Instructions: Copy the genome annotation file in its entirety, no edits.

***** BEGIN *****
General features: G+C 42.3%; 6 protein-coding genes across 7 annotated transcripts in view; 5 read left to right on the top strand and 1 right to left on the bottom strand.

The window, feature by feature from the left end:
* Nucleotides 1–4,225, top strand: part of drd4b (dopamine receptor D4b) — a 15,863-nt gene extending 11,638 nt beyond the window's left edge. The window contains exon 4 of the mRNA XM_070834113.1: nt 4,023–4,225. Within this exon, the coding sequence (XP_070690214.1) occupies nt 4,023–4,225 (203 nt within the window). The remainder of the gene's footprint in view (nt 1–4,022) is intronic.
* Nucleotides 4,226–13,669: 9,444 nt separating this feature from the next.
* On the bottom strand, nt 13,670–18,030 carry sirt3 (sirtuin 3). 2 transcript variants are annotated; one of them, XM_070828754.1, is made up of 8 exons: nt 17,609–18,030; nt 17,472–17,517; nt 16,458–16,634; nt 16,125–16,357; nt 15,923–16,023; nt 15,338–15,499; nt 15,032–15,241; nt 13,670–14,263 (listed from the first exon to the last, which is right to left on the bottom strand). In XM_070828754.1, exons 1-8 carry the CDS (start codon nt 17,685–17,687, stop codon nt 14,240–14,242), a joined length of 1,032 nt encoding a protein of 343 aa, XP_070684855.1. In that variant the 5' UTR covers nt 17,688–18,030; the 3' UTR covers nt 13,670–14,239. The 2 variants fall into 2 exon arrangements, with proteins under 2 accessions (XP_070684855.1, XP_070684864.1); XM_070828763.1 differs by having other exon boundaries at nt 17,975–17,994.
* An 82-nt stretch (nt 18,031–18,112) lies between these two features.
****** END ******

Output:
General features: G+C 42.3%; 6 protein-coding genes across 7 annotated transcripts in view; 5 read left to right on the top strand and 1 right to left on the bottom strand.

The window, feature by feature from the left end:
* Nucleotides 1–4,225, top strand: part of drd4b (dopamine receptor D4b) — a 15,863-nt gene extending 11,638 nt beyond the window's left edge. The window contains exon 4 of the mRNA XM_070834113.1: nt 4,023–4,225. Within this exon, the coding sequence (XP_070690214.1) occupies nt 4,023–4,225 (203 nt within the window). The remainder of the gene's footprint in view (nt 1–4,022) is intronic.
* Nucleotides 4,226–13,669: 9,444 nt separating this feature from the next.
* On the bottom strand, nt 13,670–18,030 carry sirt3 (sirtuin 3). 2 transcript variants are annotated; one of them, XM_070828754.1, is made up of 8 exons: nt 17,609–18,030; nt 17,472–17,517; nt 16,458–16,634; nt 16,125–16,357; nt 15,923–16,023; nt 15,338–15,499; nt 15,032–15,241; nt 13,670–14,263 (listed from the first exon to the last, which is right to left on the bottom strand). In XM_070828754.1, exons 1-8 carry the CDS (start codon nt 17,685–17,687, stop codon nt 14,240–14,242), a joined length of 1,032 nt encoding a protein of 343 aa, XP_070684855.1. In that variant the 5' UTR covers nt 17,688–18,030; the 3' UTR covers nt 13,670–14,239. The 2 variants fall into 2 exon arrangements, with proteins under 2 accessions (XP_070684855.1, XP_070684864.1); XM_070828763.1 differs by having other exon boundaries at nt 17,975–17,994.
* An 82-nt stretch (nt 18,031–18,112) lies between these two features.